MORE never-before-seen photographs of the immediate aftermath of the 1987 Grand Final have surfaced on the eve of the 30th anniversary reunion of members of the Carlton premiership team.

The first four images captured moments after the final siren were featured on the Club website on Tuesday. A further nine photos, which surfaced this morning, were captured on the Melbourne Cricket Ground moments after the final siren signalled the Blues’ 15th premiership victory – 15.14 (104) to Hawthorn’s 9.17 (71) – on a sweltering last Saturday in September.

Featured among the glorious black and white images is a siren-time photograph of Tom Alvin, Craig Bradley, Stephen Silvagni and Peter Dean in wild embrace. Another, in which an exhausted, elated Wayne Johnston falls into the arms of the then physical education instructor Chris Jones, is set against the backdrop of the since-demolished Smoker’s and Olympic Stands.

Also featured is the jubilant Carlton coach Robert Walls, arm-in-arm with the then Stephen Gough, who this year announced his retirement after 17 years as CEO of the MCC and the stadium it manages, the MCG.

1987 premiership coach Robert Walls – together with 19 of the 20 who played their part in the victorious Grand Final team – will be in attendance for the Spirit of Carlton reunion luncheon on Friday and the matchday function at Etihad Stadium on Saturday night.

The notable apology is Peter Dean, the 248 dual Carlton premiership player who is this weekend committed to coaching duties with Bullioh in the Upper Murray League second semi-final.

Best of Melbourne - West Living
Siren time, Grand Final day, Saturday, September 26, 1987. Peter Dean, Craig Bradley, Tom Alvin and Stephen Silvagni in wild embrace.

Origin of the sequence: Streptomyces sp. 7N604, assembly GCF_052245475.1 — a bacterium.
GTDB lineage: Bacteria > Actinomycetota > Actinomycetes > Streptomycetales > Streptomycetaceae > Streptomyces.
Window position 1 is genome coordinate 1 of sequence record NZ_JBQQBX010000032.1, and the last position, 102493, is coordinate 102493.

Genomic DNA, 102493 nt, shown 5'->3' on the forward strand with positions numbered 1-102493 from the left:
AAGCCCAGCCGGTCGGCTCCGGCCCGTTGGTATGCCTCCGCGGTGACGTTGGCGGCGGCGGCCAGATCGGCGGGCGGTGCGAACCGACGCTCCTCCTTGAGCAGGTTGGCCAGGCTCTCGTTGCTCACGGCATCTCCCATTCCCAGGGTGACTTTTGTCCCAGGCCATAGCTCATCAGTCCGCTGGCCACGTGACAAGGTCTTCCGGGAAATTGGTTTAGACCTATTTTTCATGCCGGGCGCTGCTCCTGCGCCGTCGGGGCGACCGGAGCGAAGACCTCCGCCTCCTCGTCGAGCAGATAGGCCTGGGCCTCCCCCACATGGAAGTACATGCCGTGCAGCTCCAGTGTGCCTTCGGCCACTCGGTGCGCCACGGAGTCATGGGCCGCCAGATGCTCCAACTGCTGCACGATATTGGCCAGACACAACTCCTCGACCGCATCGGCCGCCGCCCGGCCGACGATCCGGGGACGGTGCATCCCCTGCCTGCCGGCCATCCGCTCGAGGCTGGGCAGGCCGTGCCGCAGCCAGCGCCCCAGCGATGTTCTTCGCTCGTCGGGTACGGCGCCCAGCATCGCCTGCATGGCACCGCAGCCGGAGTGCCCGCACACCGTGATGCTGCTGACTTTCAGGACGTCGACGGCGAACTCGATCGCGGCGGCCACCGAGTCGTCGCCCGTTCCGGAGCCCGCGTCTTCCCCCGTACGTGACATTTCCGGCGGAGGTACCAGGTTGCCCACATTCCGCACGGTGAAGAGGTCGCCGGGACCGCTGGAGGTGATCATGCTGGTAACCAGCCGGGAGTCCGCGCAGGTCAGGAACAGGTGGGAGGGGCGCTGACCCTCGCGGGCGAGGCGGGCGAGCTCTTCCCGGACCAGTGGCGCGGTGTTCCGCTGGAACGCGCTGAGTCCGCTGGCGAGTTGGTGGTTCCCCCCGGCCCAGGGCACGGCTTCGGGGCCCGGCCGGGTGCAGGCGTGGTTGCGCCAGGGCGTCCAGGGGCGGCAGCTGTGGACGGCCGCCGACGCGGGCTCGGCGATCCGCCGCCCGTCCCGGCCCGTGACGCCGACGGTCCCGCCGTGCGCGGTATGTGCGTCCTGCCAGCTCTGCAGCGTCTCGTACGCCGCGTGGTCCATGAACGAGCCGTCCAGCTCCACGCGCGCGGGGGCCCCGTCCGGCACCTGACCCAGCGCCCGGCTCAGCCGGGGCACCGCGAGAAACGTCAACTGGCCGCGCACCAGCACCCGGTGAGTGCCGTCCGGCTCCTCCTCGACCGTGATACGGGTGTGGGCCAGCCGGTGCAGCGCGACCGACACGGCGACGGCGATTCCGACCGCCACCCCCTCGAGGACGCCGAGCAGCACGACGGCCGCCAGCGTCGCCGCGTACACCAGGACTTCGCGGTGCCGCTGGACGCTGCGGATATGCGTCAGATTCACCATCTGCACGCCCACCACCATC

Best of Melbourne - West Living
Carlton premiership coach Robert Walls and Carlton football manager Stephen Gough acknowledge the crowd. To the left is club dentist Dr Don Hall.

Best of Melbourne - West Living
Dr Don Hall, together with Carlton Football Club directors Lloyd Bendall, Malcolm Payne and Kevin Hall, flank the Australian Prime Minister Bob Hawke just prior to the presentations.

Best of Melbourne - West Living
Justin Madden savours the moment, having been handed his premiership medallion from the Rt Hon RJ Hawke. ‘Harry’ would later answer to ‘Rt Hon’ as a Victorian Parliamentarian.

Best of Melbourne - West Living
Carlton premiership captain Stephen Kernahan and coach Robert Walls hoist the Club’s 15th piece of silverware to the heavens.

Best of Melbourne - West Living
“Thanks Bob – now, where’s the club dentist?”. David Rhys-Jones acknowledges the crowd after being presented with the Norm Smith Medal.

Best of Melbourne - West Living
Wayne Johnston falls into the arms of Carlton physical education instructor Chris Jones, Mick Kennedy holds the trophy aloft, with fellow premiership players Tom Alvin and Stephen Silvagni featured in the frame.  

Best of Melbourne - West Living
The victory lap. “All Hail King Kerna”.

Best of Melbourne - West Living
The powerbrokers, from left: Fosters Brewing Group Limited CEO and Managing Director Peter Bartels, Carlton Vice-President and Match Committee Chairman the late Wes Lofts, President John Elliott, Carlton director John McIntosh, Carlton Vice-President and Executive Director Ian Collins, and former Carlton director John Minuzzo.